IU: Indiana economy turned in March

Back to TopCommentsE-mailPrintBookmark and Share

The Indiana economy showed signs of new life in March, but the recovery has been slow and dogged.

That’s the picture painted by a new monthly index unveiled Wednesday by the Indiana Business Research Center within the Kelley School of Business at Indiana University.

The Leading Index for Indiana suggests the state might be in for a “U”-shaped recovery rather than the “V” shape optimists hoped for, said Timothy Slaper, the economist who created the index.

“The lack of a sharp ‘V’ is probably indicative that we have something like a ‘U’-shaped recovery,” Slaper said. “The recovery is going to be slower than it has been in the past.”

The Leading Index for Indiana is designed much like the well-known Leading Economic Index churned out by The Conference Board, the management and marketplace research organization.

Like the Conference Board version, IU’s index can be used to predict economic activity four to seven months in the future. Had IU’s index been available two years ago, it might have given businesses and policymakers early warning of the recession that socked the nation, Slaper said.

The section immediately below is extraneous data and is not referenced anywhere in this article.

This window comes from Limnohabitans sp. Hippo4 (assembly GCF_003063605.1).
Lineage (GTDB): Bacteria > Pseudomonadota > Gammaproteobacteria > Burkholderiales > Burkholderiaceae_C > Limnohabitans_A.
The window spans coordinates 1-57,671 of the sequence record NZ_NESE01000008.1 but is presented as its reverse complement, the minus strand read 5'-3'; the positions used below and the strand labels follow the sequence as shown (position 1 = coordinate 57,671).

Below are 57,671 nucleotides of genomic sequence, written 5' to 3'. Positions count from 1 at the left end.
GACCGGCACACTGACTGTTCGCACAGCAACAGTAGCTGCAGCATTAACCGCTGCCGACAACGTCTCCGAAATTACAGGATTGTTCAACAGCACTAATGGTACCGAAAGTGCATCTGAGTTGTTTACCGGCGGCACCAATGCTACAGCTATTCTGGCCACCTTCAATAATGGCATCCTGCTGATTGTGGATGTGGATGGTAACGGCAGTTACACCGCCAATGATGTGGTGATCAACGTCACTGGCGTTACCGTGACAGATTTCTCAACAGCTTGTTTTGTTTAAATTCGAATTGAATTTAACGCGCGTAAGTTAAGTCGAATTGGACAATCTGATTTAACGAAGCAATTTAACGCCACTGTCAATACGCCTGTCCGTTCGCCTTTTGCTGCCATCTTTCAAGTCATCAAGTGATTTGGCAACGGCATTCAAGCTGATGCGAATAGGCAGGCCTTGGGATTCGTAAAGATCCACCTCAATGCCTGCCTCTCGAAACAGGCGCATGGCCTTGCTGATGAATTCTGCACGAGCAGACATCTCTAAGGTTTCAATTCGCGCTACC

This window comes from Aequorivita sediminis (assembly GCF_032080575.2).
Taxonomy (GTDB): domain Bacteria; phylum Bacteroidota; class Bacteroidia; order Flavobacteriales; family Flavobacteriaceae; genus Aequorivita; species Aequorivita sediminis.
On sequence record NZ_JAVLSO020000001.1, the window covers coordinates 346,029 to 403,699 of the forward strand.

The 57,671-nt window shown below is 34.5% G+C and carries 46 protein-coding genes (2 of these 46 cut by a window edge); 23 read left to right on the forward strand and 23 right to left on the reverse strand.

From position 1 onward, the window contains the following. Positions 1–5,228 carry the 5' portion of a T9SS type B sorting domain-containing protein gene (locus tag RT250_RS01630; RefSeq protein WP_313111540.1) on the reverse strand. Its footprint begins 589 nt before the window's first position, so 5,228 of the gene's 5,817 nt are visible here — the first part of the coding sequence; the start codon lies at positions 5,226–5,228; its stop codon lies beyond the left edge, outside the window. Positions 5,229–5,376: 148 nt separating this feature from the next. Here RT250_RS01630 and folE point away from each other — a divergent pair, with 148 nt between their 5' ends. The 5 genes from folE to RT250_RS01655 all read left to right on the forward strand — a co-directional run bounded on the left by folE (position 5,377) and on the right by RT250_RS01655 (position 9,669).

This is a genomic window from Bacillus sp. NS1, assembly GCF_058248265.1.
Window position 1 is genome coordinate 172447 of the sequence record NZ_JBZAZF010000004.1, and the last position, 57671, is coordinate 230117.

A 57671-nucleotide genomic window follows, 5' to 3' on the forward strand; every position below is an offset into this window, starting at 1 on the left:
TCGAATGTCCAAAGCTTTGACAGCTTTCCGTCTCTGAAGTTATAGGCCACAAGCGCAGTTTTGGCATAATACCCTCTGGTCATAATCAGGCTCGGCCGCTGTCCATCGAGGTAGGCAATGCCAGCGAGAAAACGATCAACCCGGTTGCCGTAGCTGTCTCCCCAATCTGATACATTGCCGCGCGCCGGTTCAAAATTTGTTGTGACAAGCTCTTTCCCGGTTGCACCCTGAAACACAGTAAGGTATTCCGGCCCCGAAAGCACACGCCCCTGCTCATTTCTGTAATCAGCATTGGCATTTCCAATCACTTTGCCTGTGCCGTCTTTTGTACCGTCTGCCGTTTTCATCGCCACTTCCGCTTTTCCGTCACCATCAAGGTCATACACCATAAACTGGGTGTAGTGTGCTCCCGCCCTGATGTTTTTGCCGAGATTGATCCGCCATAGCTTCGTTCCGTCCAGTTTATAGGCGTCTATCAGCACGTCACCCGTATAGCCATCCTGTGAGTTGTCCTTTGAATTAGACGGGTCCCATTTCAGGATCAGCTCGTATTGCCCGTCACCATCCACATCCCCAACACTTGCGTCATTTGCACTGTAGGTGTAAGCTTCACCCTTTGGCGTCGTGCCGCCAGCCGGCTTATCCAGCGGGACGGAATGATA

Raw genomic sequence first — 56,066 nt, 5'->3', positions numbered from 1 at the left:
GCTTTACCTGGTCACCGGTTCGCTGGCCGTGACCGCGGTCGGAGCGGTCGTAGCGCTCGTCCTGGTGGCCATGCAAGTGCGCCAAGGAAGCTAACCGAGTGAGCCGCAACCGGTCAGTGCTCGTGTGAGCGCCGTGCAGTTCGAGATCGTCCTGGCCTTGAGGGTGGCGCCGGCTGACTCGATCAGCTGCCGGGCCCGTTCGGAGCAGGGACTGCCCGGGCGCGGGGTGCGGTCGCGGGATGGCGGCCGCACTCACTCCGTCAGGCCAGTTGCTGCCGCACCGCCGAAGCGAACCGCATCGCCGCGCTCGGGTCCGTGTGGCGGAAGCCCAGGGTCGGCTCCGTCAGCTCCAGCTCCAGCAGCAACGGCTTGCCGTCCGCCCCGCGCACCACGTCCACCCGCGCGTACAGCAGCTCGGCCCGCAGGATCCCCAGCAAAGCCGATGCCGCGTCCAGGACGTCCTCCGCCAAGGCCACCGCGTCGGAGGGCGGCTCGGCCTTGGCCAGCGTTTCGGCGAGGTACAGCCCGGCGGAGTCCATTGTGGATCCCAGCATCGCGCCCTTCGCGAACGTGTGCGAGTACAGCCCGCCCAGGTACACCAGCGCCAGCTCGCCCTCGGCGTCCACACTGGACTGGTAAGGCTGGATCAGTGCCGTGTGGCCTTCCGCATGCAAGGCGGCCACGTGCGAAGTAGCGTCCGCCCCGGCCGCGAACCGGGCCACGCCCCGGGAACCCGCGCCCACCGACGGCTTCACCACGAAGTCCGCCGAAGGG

The Indiana index began a steep slide in May 2007, months before the official December 2007 start of the national recession. The National Bureau of Economic Research, the economic research organization that declares when recessions begin and end, hasn’t issued a statement about the end of the current national recession, but many experts believe a recovery has begun.

The IU index does not use data specific to Indiana. Typically, state specific economic data are released after national data and the types of state data are not as detailed as those available at the national level.

Therefore, IU built its index around national figures that correlate closely to key Indiana economic sectors. Tests of the index show it would have been accurate in predicting the past two recessions, Slaper said.

The Leading Index for Indiana is composed of auto manufacturing; stocks of transportation companies, and the interest rate spread between 10-year Treasury notes and the Federal funds rate (the rate commonly used by the Fed to stimulate or cool the economy). The index also relies on a survey of purchasing managers in manufacturing companies and a survey of home-builder sentiment.


Post a comment to this story

We reserve the right to remove any post that we feel is obscene, profane, vulgar, racist, sexually explicit, abusive, or hateful.
You are legally responsible for what you post and your anonymity is not guaranteed.
Posts that insult, defame, threaten, harass or abuse other readers or people mentioned in IBJ editorial content are also subject to removal. Please respect the privacy of individuals and refrain from posting personal information.
No solicitations, spamming or advertisements are allowed. Readers may post links to other informational websites that are relevant to the topic at hand, but please do not link to objectionable material.
We may remove messages that are unrelated to the topic, encourage illegal activity, use all capital letters or are unreadable.